From the Editor
Journal of Swine Health and Production: Continuous improvement
In an effort to improve the journal, we have implemented some new policies that I would like to share with you. Hopefully these changes will enhance both the aesthetic and scientific quality of the journal.
At the editorial board meeting, it was suggested that everyone who reviews a manuscript would learn from seeing what other reviewers wrote about that manuscript. In the future, when the manuscript review process is complete, all reviewers will be sent the complete review package that is sent to the author. We also discussed giving graduate students the opportunity to review manuscripts under the direction of their major supervisor. This is a good way to teach the future JSHAP reviewers.
When we receive a new manuscript for consideration in the JSHAP office, all authors listed on the manuscript will be asked to sign a pre-review copyright agreement. This form will establish that all authors have read and agree with what is printed in the manuscript and that they accept the fact that if the manuscript is accepted for publication by the JSHAP, the copyright will be transferred to the AASV. It will be the responsibility of the corresponding author to contact the other authors to receive their signatures. Once the manuscript is accepted for publication, the corresponding author will sign the final copyright transfer agreement.
In response to the feedback from the National Library of Medicine, advertisements in the journal will be placed either before or after the scientific articles and will not separate scientific articles as they have in previous issues. This may at times necessitate starting manuscripts on the left rather than the right hand side of the page.
We commonly receive manuscripts formatted in the author's own unique style rather than in the required JSHAP format. This creates two major problems. First of all, the manuscript is difficult to review. This leads to negative reviewer comments even if the science is sound. Secondly, reformatting manuscripts is extremely time consuming. Dr Judi Bell spends too much time doing this tedious work, when we have hired her for her editing and scientific expertise. A manuscript submitted to JSHAP that does not comply with the guidelines will be returned to the author for reformatting prior to being sent out for review. The same process will be used for Diagnostic notes, What's your interpretation, and Practice tip submissions. The Author guidelines are available in full on the web site (www.aasv.org) and are summarized in the January issues of JSHAP.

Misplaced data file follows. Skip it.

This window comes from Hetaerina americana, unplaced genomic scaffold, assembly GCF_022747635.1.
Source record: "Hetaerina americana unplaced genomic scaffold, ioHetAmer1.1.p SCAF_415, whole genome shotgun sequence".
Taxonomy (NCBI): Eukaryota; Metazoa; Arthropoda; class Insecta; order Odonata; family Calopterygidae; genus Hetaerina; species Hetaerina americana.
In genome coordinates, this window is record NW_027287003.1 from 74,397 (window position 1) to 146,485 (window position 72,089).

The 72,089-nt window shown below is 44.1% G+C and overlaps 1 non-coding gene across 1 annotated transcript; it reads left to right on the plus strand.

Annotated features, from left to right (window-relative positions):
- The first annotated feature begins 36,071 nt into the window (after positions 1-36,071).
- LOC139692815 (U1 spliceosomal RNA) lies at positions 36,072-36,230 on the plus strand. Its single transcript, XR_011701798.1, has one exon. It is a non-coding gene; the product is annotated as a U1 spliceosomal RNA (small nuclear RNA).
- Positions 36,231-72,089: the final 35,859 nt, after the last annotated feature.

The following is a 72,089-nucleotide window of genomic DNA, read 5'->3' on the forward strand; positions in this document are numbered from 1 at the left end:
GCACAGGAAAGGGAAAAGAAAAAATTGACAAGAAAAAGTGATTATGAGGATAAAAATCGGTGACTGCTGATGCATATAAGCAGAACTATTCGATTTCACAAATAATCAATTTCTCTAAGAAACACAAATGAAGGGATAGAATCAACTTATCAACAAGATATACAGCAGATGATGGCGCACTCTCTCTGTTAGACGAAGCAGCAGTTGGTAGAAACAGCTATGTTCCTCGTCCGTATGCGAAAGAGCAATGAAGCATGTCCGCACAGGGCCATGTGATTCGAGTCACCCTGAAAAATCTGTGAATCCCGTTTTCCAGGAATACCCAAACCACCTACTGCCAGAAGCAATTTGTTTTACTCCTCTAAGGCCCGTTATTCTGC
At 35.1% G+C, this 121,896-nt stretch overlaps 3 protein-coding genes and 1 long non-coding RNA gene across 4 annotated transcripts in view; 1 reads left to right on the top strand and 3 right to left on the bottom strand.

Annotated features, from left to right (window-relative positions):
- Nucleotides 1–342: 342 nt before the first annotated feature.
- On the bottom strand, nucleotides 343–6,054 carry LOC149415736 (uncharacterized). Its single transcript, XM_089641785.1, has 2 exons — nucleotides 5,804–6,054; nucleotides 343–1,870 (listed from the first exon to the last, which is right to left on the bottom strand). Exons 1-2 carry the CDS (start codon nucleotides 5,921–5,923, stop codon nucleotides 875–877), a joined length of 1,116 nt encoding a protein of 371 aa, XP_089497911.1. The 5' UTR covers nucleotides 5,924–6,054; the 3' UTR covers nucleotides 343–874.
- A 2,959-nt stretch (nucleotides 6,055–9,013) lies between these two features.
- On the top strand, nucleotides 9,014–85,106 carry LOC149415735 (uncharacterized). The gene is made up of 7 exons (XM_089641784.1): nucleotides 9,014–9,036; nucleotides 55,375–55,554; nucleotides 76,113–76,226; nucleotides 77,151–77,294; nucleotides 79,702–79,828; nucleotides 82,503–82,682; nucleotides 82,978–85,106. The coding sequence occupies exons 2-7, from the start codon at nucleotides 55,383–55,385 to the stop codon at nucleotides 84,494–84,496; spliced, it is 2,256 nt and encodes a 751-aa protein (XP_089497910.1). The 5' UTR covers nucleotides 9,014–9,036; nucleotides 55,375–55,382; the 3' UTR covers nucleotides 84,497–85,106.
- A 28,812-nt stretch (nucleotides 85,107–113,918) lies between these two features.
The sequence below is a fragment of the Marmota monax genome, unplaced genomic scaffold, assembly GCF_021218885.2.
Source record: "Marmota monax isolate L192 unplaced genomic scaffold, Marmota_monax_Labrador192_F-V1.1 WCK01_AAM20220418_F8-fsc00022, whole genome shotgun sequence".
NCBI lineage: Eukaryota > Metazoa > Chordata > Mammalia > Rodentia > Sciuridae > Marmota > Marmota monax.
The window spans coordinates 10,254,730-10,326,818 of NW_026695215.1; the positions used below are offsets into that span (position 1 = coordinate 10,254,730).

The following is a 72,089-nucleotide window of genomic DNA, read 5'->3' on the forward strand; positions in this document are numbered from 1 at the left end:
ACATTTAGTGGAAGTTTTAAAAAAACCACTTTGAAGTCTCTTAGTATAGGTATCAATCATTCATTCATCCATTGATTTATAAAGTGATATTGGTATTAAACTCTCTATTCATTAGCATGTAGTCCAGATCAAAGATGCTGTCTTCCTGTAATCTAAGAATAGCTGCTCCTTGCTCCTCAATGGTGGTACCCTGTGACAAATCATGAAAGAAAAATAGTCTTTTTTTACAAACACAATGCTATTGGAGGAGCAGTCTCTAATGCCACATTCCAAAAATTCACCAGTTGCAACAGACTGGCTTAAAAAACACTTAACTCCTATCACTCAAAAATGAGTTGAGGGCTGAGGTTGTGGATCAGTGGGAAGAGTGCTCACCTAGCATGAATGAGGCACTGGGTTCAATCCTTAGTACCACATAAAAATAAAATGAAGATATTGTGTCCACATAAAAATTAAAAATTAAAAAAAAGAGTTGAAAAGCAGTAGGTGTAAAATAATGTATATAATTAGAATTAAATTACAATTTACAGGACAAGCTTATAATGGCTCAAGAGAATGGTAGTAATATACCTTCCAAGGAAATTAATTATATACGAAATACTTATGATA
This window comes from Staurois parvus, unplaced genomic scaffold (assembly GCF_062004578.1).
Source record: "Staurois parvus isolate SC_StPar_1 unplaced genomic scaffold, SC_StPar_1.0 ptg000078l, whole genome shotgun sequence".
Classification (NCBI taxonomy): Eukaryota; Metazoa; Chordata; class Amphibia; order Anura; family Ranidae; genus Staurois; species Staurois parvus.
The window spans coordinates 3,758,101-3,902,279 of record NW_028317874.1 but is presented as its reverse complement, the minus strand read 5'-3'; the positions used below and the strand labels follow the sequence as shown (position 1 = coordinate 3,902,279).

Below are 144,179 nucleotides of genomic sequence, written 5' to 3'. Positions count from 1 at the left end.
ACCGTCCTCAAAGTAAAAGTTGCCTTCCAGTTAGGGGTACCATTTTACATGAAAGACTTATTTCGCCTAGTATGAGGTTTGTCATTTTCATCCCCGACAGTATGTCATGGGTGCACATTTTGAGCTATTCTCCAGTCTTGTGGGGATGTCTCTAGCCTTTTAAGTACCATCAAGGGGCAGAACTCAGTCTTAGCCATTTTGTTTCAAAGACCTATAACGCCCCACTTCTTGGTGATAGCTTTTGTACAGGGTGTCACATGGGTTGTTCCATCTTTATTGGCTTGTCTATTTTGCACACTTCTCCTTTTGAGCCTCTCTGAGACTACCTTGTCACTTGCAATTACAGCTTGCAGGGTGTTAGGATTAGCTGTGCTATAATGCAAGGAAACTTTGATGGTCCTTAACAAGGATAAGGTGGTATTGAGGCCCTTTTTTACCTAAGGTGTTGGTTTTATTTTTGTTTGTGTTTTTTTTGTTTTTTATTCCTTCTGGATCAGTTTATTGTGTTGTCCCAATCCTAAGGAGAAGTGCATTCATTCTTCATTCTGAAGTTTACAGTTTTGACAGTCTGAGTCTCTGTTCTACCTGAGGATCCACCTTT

We are receiving an increasing proportion of manuscript submissions from countries other than Canada and the United States. This is very positive, because we are clearly identified as a journal with an international reputation. The downside of this is that unusual terminology and sentence structure may be used in these manuscripts, making them difficult to read and interpret. The reviewers are unable to understand the science, and again, it becomes Dr Bell's responsibility to rewrite the article prior to publication. We will encourage these authors to find an English-speaking colleague to edit the manuscript prior to review. If the author does not have access to such a person, we will assist them in finding someone who will edit the manuscript on a fee-for-service basis.
Reader and author feedback
I really appreciated hearing from one reader in response to my call for suggestions in the last issue of the journal. I realize that you are all very busy; however, if you have comments, please send them along. More formal data collection will occur in September when we will survey a random sample of 250 subscribers. This Reader Survey will be sent electronically so that participants can complete the questions either by e-mail or fax. In addition, all authors of scientific papers published in the last 2 years will be sent an Author Survey. Our goal is to have the answers summarized for the annual meeting.